taking the words of Jesus seriously

Editor’s Note: This essay is taken from Keeping the Faith: Reflections on Politics and Christianity in the Era of Trump and Beyond. For the past few weeks leading up to Election Day 2020, we have been sharing new excerpts from this anthology of dissent. This piece is the final in the series.


“For now we see in a mirror dimly, but then face to face. Now I know in part; then I shall know fully, even as I have been fully known.” 1 Cor. 13:12 (ESV)

Like Jacob, I have often wrestled with God over the politics of my own identity. From a young age, I had attained what many around me attested to be profound maturity in my Christian faith. I could quote Bible verses in the proper context, with sound interpretation, appropriate for any circumstance. I had a solid theological answer for every question of faith, and even for those questions I had not yet thought to ask, I could always conjure an immediate response using finely tuned spiritual reasoning. I was wise in the eyes of others, and admittedly in my own eyes as well. Again, this was called maturity.

Then war broke out in Syria, and my faith was shattered. I had been residing in Lebanon for over a year at the time. This was not the shaken faith of, “If God is good, then why do bad things happen?” nor the simple, yet gut-wrenching “God, why?”  It felt more complex than that. Somehow all of my biblical reasoning seemed to be in turmoil. My theological platitudes fell short. I found that I did not have all the answers, and I was lost; drowning in a sea of blood, and destruction, and despair. In the place of words of comfort, all I could offer was tears. In the place of fervent prayers, tears. And then came what I feel we seldom talk about – the silence after the tears. The silence that is not sated, it is empty. I resented those who could rest at night, assured that “this was the will of God.” I resented those who could pray, and weep, and find comfort.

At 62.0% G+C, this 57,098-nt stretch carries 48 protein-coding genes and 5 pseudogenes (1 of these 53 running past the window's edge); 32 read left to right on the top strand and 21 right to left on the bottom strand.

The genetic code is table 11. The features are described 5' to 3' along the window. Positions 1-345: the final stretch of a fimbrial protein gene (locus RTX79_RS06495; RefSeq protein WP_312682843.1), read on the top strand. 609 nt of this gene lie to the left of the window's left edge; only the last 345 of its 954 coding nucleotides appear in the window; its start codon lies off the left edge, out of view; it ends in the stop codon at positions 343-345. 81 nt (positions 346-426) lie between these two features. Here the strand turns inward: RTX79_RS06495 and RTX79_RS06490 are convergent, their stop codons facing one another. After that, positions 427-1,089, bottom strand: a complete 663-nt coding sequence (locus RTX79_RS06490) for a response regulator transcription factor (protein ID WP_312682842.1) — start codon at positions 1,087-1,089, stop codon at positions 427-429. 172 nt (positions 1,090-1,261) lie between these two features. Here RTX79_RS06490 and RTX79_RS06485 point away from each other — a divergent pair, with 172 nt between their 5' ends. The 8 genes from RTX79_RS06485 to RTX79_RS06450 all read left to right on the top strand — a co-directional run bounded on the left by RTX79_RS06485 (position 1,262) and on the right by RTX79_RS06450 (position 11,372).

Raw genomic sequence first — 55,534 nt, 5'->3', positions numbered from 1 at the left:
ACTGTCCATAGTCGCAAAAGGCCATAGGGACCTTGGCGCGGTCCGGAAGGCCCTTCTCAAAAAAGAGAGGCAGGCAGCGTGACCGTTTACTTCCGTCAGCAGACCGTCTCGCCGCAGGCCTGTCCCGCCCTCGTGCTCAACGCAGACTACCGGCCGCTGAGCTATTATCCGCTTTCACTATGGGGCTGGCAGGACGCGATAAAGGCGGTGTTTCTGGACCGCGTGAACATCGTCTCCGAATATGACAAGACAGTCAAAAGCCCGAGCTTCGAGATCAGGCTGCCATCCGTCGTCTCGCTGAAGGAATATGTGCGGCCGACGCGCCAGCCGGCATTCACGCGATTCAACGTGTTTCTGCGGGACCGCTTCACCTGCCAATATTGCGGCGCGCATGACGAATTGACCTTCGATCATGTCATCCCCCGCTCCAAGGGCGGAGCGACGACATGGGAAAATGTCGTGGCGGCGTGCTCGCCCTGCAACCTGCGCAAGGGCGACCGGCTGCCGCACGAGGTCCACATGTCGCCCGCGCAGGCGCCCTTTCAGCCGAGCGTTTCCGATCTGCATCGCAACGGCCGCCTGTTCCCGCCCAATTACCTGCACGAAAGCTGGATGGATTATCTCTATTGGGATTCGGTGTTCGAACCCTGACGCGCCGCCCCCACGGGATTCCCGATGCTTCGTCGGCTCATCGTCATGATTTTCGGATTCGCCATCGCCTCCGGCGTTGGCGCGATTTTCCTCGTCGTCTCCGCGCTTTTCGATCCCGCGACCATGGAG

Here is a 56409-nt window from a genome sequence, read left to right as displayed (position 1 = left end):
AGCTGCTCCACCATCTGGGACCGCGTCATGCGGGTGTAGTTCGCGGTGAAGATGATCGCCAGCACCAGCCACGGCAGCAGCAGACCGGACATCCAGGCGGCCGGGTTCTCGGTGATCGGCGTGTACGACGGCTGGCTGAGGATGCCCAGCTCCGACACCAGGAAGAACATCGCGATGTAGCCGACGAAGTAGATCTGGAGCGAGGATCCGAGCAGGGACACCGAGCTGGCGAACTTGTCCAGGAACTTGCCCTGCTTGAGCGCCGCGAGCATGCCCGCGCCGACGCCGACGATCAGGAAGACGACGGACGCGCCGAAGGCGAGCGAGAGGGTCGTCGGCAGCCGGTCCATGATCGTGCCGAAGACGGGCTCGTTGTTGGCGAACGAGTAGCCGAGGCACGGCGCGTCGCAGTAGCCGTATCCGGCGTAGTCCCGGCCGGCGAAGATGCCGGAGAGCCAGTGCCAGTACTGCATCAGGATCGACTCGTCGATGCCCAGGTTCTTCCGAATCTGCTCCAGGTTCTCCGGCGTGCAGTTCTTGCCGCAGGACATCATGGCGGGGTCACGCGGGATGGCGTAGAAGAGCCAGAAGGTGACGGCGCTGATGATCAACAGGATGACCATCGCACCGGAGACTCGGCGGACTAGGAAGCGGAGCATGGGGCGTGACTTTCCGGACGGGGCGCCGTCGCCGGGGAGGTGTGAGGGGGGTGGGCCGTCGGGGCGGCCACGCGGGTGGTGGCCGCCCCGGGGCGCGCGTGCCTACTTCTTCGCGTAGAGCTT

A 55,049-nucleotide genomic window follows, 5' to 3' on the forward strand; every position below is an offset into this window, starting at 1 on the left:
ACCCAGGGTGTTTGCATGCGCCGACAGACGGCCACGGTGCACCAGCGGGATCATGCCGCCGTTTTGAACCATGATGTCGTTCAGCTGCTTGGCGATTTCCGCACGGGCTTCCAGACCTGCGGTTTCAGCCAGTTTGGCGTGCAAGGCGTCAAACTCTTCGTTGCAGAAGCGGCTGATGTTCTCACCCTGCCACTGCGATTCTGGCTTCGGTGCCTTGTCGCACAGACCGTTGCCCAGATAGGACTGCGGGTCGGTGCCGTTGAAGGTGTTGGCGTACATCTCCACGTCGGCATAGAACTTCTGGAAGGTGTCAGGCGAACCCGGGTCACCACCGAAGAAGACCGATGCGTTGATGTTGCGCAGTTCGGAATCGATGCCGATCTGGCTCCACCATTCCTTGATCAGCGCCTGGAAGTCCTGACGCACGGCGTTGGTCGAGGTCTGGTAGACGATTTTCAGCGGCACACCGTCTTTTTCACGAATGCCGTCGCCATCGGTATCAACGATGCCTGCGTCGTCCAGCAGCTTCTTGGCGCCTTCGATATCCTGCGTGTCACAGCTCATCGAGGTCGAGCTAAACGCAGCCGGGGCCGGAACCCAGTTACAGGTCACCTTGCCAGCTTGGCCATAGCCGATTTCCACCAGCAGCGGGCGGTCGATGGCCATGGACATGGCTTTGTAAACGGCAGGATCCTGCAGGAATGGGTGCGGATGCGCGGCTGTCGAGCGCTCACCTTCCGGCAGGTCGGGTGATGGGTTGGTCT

Yet somehow, in the midst of this pain and suffering, God was still at work. I remember one Saturday at a food aid distribution for Syrian refugees, a mother presented me with her infant with a brain tumor so massive that it had rendered the previous curvature of her head unrecognizable. The infant’s eyes stared up at me unblinking. Her mother lamented that her baby had long ago ceased to even cry from the pain. And the UN would not pay for her surgery. Reading over the dirty, crumpled prognosis, I didn’t have the heart to tell the mother that it was because there was no hope for this child. They would not waste their limited resources on certain death. And all I could do was weep with her, standing there shivering in the cold. I called my friend over, and we laid hands on the baby and prayed for her together. I didn’t have the strength to do it alone. That night I couldn’t sleep. I tossed and turned and prayed for that child. I was heartbroken and angry.